Tesla Model X involved in fatal crash after switching to autopilot


With increasing popularity of hands-free experiences, the automobile industry seems to have been experimenting with the autopilot modes for quite some time. However, the practicality of such systems still seems to be questionable. The newest in the news has been Tesla’s Model X with its autopilot system, which recently led to a fatal car crash resulting in the demise of the driver.

Also Read: Uber autonomous vehicle kills pedestrian

As confirmed by the company, the car had activated the autopilot mode, which is capable of handling some driving tasks on its own.

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However, the little evidence seems to be there to point fingers against the autonomous car system as the vehicle suggests the fault lies more on the driver’s end, who was warned before the crash to keep his hands on the steering wheel. The 38-year-old man couldn’t survive the impact and died shortly after the crash at a nearby hospital.

As confirmed by Tesla,

“The driver had about five seconds and 150 meters of unobstructed view of the concrete divider with the crushed crash attenuator, but the vehicle logs show that no action was taken.”

Regardless of how the driver acted out seconds before the crash, the autopilot system was unable to detect the concrete divider, while it was nearby. The crash took place near Mountain View, California where the traffic was also disturbed for hours and two other cars were reportedly affected.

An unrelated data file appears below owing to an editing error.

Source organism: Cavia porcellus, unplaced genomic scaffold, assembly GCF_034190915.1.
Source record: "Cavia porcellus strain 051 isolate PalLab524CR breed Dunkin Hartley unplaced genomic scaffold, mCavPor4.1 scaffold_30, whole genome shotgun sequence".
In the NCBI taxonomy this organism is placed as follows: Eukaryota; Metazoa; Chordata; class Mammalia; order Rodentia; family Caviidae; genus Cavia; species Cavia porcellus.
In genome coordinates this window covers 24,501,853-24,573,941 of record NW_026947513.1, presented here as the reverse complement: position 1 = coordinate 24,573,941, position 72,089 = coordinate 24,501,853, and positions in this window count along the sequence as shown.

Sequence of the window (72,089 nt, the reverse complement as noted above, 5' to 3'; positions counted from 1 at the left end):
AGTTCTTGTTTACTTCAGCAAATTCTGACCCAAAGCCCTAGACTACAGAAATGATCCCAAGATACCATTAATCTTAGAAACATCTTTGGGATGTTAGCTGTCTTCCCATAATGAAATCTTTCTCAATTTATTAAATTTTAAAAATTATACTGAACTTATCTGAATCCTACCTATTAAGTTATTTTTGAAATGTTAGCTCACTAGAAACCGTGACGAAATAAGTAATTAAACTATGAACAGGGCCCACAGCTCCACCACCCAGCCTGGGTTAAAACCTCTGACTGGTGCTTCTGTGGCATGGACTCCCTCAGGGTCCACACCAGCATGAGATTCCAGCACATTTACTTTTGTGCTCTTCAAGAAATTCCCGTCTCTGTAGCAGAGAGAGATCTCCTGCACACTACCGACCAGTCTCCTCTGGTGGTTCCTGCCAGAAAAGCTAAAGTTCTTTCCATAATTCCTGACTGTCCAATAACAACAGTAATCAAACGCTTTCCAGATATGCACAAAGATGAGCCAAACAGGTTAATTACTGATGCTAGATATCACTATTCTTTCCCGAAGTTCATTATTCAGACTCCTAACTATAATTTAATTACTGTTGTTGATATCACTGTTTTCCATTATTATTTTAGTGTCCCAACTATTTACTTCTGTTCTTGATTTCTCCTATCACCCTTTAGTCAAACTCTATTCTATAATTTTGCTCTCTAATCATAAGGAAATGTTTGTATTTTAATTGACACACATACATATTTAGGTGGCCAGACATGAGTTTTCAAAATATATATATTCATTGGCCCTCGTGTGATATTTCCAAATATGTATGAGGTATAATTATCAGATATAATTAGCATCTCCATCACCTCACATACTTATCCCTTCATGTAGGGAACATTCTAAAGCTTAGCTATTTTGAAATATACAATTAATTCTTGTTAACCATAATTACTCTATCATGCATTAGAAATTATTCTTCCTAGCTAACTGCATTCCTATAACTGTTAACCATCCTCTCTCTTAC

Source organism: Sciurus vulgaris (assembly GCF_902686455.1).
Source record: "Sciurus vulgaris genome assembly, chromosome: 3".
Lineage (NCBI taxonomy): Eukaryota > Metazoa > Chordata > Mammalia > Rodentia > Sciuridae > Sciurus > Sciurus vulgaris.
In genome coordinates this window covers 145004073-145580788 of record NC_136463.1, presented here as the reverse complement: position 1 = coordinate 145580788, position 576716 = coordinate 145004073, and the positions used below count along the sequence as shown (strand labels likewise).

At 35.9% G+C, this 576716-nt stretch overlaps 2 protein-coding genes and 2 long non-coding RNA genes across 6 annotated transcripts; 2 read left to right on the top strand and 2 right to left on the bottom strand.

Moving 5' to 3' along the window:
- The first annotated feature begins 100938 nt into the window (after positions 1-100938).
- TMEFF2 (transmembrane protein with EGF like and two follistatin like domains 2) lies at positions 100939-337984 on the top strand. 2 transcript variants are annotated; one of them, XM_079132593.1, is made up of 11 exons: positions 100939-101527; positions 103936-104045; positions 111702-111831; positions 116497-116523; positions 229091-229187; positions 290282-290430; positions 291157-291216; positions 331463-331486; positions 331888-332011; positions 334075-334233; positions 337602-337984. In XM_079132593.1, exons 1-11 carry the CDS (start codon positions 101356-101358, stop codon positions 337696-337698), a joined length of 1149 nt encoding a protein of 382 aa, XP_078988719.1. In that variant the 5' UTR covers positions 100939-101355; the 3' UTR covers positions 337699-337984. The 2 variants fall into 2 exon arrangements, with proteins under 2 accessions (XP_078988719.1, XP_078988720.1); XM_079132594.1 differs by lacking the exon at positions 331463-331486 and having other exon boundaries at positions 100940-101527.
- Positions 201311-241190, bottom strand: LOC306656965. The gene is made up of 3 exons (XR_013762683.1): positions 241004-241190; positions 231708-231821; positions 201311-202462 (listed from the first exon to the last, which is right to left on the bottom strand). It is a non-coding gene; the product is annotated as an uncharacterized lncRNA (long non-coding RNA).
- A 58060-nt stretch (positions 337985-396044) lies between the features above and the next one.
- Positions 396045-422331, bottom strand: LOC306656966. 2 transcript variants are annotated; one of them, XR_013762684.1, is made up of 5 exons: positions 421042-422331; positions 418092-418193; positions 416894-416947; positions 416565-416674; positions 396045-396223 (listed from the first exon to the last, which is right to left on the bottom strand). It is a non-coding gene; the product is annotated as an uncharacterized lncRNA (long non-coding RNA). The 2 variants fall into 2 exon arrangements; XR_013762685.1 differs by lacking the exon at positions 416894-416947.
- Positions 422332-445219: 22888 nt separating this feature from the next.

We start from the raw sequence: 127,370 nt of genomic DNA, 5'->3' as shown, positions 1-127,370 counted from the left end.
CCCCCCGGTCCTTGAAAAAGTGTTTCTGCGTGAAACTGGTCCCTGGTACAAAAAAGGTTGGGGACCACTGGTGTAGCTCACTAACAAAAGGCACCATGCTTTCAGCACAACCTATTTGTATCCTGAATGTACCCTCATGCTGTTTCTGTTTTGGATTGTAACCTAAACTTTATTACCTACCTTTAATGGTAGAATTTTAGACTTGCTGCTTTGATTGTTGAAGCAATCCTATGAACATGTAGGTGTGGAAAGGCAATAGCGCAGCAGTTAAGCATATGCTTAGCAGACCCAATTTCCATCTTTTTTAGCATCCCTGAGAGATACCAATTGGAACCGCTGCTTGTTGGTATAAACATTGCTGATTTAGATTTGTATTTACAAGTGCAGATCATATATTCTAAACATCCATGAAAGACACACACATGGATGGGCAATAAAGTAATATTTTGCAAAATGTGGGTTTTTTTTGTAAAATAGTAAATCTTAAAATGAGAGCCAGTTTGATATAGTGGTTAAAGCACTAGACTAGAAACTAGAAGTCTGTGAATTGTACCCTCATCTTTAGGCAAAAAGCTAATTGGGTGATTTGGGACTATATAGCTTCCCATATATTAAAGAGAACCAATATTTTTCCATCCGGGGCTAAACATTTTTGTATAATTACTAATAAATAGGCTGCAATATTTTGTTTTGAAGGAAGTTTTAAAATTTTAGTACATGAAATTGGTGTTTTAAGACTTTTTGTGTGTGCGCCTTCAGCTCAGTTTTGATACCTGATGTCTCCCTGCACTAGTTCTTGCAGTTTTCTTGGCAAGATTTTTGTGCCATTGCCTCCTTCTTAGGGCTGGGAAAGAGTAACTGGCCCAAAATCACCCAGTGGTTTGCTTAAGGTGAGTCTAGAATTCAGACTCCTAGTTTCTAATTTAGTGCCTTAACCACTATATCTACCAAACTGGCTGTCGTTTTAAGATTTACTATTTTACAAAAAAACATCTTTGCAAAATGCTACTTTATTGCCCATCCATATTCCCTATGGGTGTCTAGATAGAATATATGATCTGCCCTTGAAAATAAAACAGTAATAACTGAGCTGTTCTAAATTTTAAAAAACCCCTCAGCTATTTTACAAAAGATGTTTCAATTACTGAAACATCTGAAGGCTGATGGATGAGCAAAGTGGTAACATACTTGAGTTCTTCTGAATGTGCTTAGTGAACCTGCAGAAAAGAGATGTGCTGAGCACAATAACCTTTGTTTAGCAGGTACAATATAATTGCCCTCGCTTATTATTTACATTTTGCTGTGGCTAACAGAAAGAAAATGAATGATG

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An investigation is also underway by the National Highway Traffic Safety Administration, but no official statement has been issued by them so far. The same is also being investigated by the National Transportation Safety Board.

A recent statement came this Friday from Tesla stating that the

“Autopilot does not prevent all accidents – such a standard would be impossible – but it makes them much less likely to occur. It unequivocally makes the world safer for the vehicle occupants, pedestrians and cyclists.” In addition to this, the company also said that “there is one automotive fatality every 86 million miles across all vehicles from all manufacturers. For Tesla, there is one fatality, including known pedestrian fatalities, every 320 million miles in vehicles equipped with Autopilot hardware.”

After Uber’s self-driving car accident, Toyota Motor announced that the company is suspending the testing of its autonomous vehicles following the incident. The accident involved one of Uber’s self-driving vehicles colliding a woman in Tempe, Arizona, and causing the death of the said woman.


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